It takes approximately 10 seconds to consult a leading search engine and find out some of the most common articles about any given subject. So when writing an article about social media, I punched in the words, "social media to blame for..." By this time, the auto complete suggestion box had done its work and showed me the most likely ways in which my search might be completed. Apparently, I'm most likely to suspect that social media is to blame for... riots, bullying and 'the rise in narcissism.' Quite a charge sheet already.
That's before we even consult the rest of the first page of search results. Glancing down the list, there are articles assessing whether social media is to blame for such diverse ills as disloyalty, divorce, eating disorders, and the Palestine/Israel conflict. At this point you'd be well within your rights to ask whether divorce and conflict in the Middle East hadn't been around for quite a long time before we all became glued to Khloe Kardashian's Instagram posts.
Obviously, it's churlish to suggest that social media hasn't had some malign impact. It evidently has. The culture of so-called cyber-bullying, as well as cyber-shaming, along with related issues such as pressure to share explicit images shows that there is (as with any neutral tool) a dark underbelly to social media.
But is it all bad? Absolutely not. There are the obvious social uses for social media: the way Facebook allows us to keep in touch with far-flung friends and family or the way Twitter breaks down barriers between well-known figures and their audiences.
But there are other, far more radical ways in which the social media revolution is having a positive impact. This week there was a fascinating piece in the New Yorker, which looked at the story of Megan Phelps-Roper. Born and brought up in the extremist Westboro Baptist church, by the time she was old enough to walk, she was holding hate-filled signs and accompanying baying mobs throwing abuse at the funerals of US soldiers killed in Afghanistan and Iraq. Westboro's infamy is out of proportion with its size – there are thought to be fewer than 50 members of the obsessive cult – but it has a high media profile for a reason. Namely its extreme hatred towards any group it perceives to have any association with gay people.
The usual strategy that has been employed by opponents of Westboro has been to attempt to drown their pickets out, using motorbikes for example, or to shout them down and ridicule them. So far this has proved completely unsuccessful at deterring them from protesting.
In a similar way, every utterance from any Westboro member on social media is met by waves of ridicule, vitriol and contempt. Their horrific tweets are met by response after response in a pointless war of attrition. Names are called, dreadful things are said, and everyone gets up the day after and does it again.
This is where Phelps-Roper's story is so interesting. Some on Twitter took a different tack with her. Instead of shouting her down and attempting to drown out her hatred with layers of ridicule, they actually listened to her and even tried to empathise with a young woman who was clearly the victim of a deeply abusive cult environment. "I just really liked him," she said of one interlocutor. "He seemed to genuinely like people and care about people, and that resonated with me."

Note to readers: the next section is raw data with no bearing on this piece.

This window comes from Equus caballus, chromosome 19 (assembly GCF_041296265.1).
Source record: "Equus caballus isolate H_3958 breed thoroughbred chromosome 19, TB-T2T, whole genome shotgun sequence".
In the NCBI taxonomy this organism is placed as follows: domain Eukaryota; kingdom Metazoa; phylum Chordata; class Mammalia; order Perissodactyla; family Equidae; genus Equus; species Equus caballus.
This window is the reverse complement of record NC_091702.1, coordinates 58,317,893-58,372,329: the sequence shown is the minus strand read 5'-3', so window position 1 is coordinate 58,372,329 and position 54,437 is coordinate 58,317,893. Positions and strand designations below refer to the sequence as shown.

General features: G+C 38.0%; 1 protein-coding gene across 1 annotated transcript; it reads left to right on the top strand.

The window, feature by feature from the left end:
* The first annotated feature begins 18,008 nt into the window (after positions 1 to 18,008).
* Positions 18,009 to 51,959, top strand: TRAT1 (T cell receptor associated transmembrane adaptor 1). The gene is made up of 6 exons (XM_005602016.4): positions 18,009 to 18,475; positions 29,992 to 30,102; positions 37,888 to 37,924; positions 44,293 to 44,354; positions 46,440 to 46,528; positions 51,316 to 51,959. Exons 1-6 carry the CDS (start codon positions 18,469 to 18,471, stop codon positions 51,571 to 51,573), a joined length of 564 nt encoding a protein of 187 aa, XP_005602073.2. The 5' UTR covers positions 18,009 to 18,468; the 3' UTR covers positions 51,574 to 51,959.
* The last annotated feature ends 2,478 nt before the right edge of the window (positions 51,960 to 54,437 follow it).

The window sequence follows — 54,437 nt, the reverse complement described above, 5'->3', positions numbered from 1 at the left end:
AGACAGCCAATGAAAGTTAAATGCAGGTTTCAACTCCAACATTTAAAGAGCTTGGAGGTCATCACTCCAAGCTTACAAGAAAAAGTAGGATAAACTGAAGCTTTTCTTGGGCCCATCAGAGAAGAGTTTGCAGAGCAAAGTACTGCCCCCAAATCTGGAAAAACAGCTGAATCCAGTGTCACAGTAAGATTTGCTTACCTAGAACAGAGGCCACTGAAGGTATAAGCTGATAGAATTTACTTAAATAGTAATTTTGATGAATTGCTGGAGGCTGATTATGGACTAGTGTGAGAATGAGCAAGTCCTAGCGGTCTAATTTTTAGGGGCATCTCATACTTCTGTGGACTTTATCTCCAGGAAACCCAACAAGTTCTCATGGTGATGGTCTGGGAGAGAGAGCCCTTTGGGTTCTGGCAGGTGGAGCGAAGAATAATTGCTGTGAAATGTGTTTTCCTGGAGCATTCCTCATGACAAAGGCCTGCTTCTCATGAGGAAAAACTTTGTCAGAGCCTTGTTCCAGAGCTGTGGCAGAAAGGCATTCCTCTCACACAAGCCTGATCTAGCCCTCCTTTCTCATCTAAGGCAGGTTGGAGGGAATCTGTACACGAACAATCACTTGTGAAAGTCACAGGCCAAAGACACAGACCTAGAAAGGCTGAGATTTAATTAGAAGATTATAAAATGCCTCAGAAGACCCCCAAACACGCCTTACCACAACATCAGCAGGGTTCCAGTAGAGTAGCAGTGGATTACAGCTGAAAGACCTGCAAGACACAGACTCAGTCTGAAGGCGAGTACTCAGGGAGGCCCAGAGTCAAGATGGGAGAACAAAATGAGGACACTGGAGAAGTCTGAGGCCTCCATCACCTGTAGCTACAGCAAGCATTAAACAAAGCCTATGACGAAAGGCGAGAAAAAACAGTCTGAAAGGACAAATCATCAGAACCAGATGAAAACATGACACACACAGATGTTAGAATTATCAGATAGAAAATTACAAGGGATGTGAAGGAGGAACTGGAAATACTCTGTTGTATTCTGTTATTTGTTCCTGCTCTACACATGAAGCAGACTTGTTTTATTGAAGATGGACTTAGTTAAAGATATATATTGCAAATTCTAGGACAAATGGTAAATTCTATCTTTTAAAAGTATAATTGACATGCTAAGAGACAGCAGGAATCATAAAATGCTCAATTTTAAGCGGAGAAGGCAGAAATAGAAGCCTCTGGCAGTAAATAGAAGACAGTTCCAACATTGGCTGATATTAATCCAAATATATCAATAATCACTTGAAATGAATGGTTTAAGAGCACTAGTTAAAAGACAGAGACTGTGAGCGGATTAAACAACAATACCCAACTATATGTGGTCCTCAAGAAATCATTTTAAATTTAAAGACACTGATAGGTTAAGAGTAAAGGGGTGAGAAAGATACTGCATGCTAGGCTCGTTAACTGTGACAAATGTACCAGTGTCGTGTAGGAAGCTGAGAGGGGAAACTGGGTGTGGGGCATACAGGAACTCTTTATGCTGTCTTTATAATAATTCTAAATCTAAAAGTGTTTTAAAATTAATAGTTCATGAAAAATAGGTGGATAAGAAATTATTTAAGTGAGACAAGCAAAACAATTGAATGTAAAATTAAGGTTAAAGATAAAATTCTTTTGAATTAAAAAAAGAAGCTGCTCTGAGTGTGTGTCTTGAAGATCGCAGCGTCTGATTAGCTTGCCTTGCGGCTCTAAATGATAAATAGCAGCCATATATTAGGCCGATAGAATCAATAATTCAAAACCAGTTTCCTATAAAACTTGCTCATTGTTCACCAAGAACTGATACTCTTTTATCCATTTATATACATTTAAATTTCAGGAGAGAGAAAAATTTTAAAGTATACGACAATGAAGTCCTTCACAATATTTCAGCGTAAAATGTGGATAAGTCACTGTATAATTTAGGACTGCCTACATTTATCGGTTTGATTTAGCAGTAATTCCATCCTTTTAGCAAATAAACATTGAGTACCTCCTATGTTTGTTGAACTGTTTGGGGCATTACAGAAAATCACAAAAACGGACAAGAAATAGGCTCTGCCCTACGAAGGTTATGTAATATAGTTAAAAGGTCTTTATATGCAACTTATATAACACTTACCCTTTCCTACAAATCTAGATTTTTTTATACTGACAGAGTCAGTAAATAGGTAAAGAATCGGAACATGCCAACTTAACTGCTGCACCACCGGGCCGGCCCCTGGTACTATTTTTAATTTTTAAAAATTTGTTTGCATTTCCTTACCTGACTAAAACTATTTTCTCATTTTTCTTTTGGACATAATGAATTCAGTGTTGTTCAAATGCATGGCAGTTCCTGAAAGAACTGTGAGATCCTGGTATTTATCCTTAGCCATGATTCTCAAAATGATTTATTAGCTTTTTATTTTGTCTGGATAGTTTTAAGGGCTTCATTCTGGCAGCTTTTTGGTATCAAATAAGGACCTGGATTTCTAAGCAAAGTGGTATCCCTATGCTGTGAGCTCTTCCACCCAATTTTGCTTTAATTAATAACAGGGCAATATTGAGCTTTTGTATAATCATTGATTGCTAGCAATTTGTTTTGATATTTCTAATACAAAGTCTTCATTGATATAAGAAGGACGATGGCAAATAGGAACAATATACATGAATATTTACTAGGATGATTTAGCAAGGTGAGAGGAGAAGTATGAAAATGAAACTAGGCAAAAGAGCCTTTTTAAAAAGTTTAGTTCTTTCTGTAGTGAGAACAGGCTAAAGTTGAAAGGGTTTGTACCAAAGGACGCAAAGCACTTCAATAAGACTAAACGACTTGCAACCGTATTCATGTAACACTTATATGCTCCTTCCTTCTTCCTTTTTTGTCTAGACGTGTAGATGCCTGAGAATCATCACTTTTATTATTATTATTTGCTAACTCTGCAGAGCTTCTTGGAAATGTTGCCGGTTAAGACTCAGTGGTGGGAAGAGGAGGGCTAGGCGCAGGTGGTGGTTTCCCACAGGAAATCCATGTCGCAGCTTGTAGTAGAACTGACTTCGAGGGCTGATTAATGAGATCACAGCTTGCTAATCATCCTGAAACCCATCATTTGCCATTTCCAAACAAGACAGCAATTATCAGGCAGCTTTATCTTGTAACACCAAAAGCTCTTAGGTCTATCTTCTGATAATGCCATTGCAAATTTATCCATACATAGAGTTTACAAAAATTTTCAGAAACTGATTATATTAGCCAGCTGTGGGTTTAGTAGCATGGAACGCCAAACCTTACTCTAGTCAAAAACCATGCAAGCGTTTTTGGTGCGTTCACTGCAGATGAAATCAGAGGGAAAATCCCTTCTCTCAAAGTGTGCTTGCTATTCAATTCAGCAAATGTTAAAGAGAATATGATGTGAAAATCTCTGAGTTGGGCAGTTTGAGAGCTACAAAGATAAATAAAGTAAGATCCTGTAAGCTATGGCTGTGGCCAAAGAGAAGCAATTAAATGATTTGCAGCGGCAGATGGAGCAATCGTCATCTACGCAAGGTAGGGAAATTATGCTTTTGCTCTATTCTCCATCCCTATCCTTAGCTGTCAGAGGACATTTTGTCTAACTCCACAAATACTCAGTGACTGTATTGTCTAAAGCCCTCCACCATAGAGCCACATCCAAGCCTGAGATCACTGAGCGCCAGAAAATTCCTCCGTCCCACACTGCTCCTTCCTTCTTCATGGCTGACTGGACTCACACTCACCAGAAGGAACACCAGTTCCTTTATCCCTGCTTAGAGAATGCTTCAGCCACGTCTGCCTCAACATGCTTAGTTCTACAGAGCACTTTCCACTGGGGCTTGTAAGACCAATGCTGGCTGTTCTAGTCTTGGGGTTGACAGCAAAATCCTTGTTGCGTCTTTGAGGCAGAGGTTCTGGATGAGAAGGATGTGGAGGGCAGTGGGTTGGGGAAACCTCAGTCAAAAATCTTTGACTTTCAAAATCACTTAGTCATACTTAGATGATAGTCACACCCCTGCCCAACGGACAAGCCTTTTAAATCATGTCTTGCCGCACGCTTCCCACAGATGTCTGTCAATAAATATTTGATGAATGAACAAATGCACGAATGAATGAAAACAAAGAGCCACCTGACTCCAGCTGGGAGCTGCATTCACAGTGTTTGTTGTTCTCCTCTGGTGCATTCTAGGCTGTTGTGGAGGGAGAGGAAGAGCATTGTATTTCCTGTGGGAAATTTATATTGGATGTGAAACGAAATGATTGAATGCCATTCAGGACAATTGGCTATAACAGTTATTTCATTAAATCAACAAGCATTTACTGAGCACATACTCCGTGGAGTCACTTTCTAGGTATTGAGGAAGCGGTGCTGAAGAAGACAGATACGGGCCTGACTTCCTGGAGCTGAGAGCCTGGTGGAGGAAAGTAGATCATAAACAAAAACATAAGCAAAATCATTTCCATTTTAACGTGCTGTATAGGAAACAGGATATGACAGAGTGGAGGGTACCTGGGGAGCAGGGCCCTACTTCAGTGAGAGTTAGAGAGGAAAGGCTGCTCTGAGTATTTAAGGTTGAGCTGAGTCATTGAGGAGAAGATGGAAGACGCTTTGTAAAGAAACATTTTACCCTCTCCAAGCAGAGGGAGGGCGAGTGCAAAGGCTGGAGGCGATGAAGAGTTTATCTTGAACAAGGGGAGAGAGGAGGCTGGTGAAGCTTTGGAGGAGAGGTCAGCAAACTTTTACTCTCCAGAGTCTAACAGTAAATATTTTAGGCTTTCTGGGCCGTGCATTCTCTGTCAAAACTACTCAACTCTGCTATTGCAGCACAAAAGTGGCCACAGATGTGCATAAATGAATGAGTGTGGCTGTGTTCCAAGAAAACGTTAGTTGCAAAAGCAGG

Slowly and surely over the course of a number of years, her links to the outside world grew to the point that she decided to leave the clutches of Westboro. This gut-wrenching decision to leave behind the only institution she's ever fully believed in was obviously traumatic. Again, social media helped her find a way through. After leaving she tweeted, "What we can do is try to find a better way to live from here on." As the article recalls, tweets of encouragement and praise poured in. "I expected a lot more people to be unforgiving," she said.
This heartening story speaks volumes about the power of connection that's facilitated by social media. Of course it's a tool which can be used to oppress and disenfranchise people. But it's also a method of communication that allows unprecedented connection between people of vastly different backgrounds. Instead of knee-jerk criticism and self-righteous shouting, a number of people took the time to get to know the real Megan Phelps-Roper, and played a part in changing her life.
The brilliant singer-songwriter Lucinda Williams recent album opens with a song called 'Compassion,' (which captures perfectly the way in which Jesus interacted with many who seemed angry and hostile). In it, she sings, "Have compassion for everyone you meet, Even if they don't want it. What seems conceit is always a sign... of things no ears have heard... things no eyes have seen. You do not know, what wars are going on, down there where the spirit meets the bone." It's spellbinding.
I'm going to try to remember this next time I'm poised over the send button, about to send something utterly right, but maybe not ultimately helpful.